2018 World Cup: How to live-stream the matches; controversial video replay; more sports tech news


TAYLOR’S TAKE ON THE WEEK IN SPORTS TECH: It was Christmas morning on Thursday for soccer fans as the World Cup kicked off in Russia. The host country breezed by Saudi Arabia in the opening match, 5-0, but as usual with this tournament, the storylines went far beyond the pitch. Uruguay took down Egypt, 1-0, in Friday’s early bout.

Matches run through July 15 and will usually air live in the U.S. in the morning. Here’s the full schedule.

Fox is airing all 64 matches, both on Fox and Fox Sports channels. If you have a cable log in, you can stream the matches here, or with the Fox Sports Go app (iOS; Android: Fire TV; Kindle Fire; Windows Phone; Windows 10; Xbox; Apple TV; Chromecast; or Android TV). Fox will not be streaming matches via its Fox Soccer Match Pass.

For the cord cutters, there are a few options. The more important games later in the tournament will air on Fox, which you can access with a digital antenna.

You can also go with one of the newer streaming services, like Sling TV, YouTube TV, Hulu, DirecTV Now, FuboTV, or PlayStation Vue. Some offer trials, but you’ll need to shell out a monthly subscription to keep watching after that.

Telemundo is streaming matches for free until June 25.

There are also some virtual reality options. Oculus Venues is streaming four matches on the Samsung Gear VR and Oculus Go. The Fox Sports VR app is also streaming games in VR for those that have a cable log-in.

Highlights from the week in sports tech

    • This is the first World Cup with VAR, or video assistant referee, which will be used to review calls. “It will almost certainly prove controversial,” says The Independent, which has a good explainer here. As Quartz put it, the tournament “could potentially be decided by a computer.” And based on the NBA Finals, some think instant replay should go away altogether.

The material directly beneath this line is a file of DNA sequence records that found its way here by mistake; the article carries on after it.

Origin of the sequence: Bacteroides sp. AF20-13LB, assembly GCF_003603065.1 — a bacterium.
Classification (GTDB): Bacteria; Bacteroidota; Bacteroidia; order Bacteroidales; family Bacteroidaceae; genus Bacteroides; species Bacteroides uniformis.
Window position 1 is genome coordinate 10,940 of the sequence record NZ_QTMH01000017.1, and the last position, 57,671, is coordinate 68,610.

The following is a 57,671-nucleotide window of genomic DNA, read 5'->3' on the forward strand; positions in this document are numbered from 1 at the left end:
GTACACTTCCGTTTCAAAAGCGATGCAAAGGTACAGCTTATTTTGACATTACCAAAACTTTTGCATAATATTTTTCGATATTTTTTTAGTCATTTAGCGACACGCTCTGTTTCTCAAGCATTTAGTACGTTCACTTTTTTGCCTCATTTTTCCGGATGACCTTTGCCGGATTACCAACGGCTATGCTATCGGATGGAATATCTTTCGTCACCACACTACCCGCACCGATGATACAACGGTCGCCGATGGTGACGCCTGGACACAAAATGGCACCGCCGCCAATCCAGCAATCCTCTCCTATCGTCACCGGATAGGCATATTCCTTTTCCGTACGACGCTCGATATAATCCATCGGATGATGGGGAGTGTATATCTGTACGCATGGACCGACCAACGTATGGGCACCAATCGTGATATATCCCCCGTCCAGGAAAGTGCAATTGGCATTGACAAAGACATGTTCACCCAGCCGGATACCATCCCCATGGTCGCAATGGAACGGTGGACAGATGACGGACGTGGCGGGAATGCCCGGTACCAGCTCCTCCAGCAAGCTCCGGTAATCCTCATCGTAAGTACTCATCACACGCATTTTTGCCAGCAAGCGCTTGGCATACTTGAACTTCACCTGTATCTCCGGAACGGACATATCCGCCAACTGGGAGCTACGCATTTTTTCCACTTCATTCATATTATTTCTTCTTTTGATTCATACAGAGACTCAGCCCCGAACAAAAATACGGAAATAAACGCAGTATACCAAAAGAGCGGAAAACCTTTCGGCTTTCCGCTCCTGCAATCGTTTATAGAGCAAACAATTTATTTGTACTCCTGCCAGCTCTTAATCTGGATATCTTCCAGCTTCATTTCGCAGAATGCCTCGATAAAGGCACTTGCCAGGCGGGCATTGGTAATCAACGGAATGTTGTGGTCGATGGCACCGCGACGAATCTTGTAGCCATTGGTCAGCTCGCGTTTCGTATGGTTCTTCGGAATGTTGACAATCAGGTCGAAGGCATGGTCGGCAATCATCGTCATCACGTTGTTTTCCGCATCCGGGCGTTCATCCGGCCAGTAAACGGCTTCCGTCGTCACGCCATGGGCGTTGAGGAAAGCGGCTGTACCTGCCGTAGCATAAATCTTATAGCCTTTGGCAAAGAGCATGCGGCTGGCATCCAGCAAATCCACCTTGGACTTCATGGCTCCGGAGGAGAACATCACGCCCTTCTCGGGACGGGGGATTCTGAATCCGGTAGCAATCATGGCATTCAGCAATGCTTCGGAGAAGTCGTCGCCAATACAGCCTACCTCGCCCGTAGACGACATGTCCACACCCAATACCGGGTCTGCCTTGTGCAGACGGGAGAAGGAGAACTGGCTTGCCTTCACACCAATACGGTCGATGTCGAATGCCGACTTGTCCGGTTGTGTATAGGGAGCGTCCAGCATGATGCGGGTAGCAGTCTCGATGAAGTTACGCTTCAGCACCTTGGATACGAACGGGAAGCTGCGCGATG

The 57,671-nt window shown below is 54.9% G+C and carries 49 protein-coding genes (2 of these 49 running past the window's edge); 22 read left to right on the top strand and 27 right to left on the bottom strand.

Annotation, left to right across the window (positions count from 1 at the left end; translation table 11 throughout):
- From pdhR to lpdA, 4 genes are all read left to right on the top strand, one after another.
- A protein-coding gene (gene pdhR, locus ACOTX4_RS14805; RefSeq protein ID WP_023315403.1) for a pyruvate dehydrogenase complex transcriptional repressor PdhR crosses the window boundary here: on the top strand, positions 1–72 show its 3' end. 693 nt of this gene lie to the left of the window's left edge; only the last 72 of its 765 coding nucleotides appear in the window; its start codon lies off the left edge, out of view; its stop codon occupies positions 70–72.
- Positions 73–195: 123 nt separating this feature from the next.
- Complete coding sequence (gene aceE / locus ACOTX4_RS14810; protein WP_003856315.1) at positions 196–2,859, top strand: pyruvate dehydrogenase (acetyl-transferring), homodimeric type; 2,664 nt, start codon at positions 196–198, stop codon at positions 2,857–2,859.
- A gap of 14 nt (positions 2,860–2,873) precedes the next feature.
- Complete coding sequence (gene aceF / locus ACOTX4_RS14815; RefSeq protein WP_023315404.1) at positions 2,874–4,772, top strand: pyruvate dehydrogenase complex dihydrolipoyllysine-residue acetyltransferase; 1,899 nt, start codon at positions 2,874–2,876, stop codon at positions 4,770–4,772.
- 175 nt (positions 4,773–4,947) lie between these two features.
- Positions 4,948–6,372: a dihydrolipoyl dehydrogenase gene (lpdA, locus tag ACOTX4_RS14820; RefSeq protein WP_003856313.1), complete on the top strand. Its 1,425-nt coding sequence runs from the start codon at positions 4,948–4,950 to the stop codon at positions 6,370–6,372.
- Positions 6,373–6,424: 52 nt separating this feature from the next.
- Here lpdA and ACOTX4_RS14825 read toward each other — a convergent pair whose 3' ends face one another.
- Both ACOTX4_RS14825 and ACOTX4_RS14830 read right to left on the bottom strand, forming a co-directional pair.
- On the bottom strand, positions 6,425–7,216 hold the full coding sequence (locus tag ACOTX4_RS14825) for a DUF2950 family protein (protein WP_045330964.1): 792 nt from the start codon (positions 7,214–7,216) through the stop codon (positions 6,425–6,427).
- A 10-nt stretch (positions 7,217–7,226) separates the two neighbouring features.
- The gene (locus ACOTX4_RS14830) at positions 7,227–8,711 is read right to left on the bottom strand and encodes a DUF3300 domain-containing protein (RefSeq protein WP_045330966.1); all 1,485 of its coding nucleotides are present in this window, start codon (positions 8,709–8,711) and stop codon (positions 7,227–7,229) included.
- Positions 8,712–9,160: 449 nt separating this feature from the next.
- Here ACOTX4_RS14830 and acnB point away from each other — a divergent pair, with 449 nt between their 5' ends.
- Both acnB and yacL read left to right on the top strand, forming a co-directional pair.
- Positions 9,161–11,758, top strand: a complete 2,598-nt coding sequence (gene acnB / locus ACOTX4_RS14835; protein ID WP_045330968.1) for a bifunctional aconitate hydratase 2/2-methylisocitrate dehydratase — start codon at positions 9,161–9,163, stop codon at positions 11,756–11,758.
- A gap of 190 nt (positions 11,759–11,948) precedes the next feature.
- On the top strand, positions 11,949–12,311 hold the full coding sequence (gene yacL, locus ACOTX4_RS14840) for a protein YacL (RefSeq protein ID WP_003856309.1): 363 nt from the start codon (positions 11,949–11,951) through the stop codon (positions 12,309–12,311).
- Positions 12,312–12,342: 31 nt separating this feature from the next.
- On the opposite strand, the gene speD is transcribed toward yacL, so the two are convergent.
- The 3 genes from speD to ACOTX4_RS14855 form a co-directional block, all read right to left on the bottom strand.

• Each team has access to a tablet-based system that uses optical cameras to show player tracking stats, according to Forbes.
    • The official World Cup match ball from Adidas has an NFC chip, but it doesn’t add much in the way of new data.
    • Here are some World Cup tips for Comcast subscribers.
    • FiveThirtyEight has some fun World Cup coverage — here’s a quiz to find out who to root for, and some data-driven predictions.
    • Wondering why the U.S. isn’t playing in this year’s tournament? The Ringer has the inside story.
    • Speaking of the World Cup, it will return to U.S. soil in 2026.
    • The U.S. Open started Thursday and punished pro golfers with the insanely difficult conditions at Shinnecock Hills, which is set up with the help of technology. Check out the tech that FOX is using for its broadcast.
    • New Jersey became the second state this month to legalize sports betting. Esports bets are subject to the same laws after some initial uncertainty.
    • Speaking of, DraftKings is reportedly raising another $150-to-$200 million in new cash to build out its sports betting biz.
    • SportCastr, a livestreaming startup backed by former NBA commish David Stern and NFL tight end Vernon Davis, launched its own cryptocurrency geared toward the sports industry.
    • WNBA star Sue Bird reveals some of the high-tech tools she uses to stay healthy in her 16th season.
    • Here’s the trailer for the new Madden 19 video game.
    • The 49ers opened up a team-branded gym in the Bay Area. The Cowboys did something similar.
    • Not everyone is thrilled with the MLB games streaming exclusively on Facebook.
    • SeatGeek partnered with Snapchat to sell tickets inside the messaging app.
    • Will sports teams be able to track players’ brainwaves in the future?

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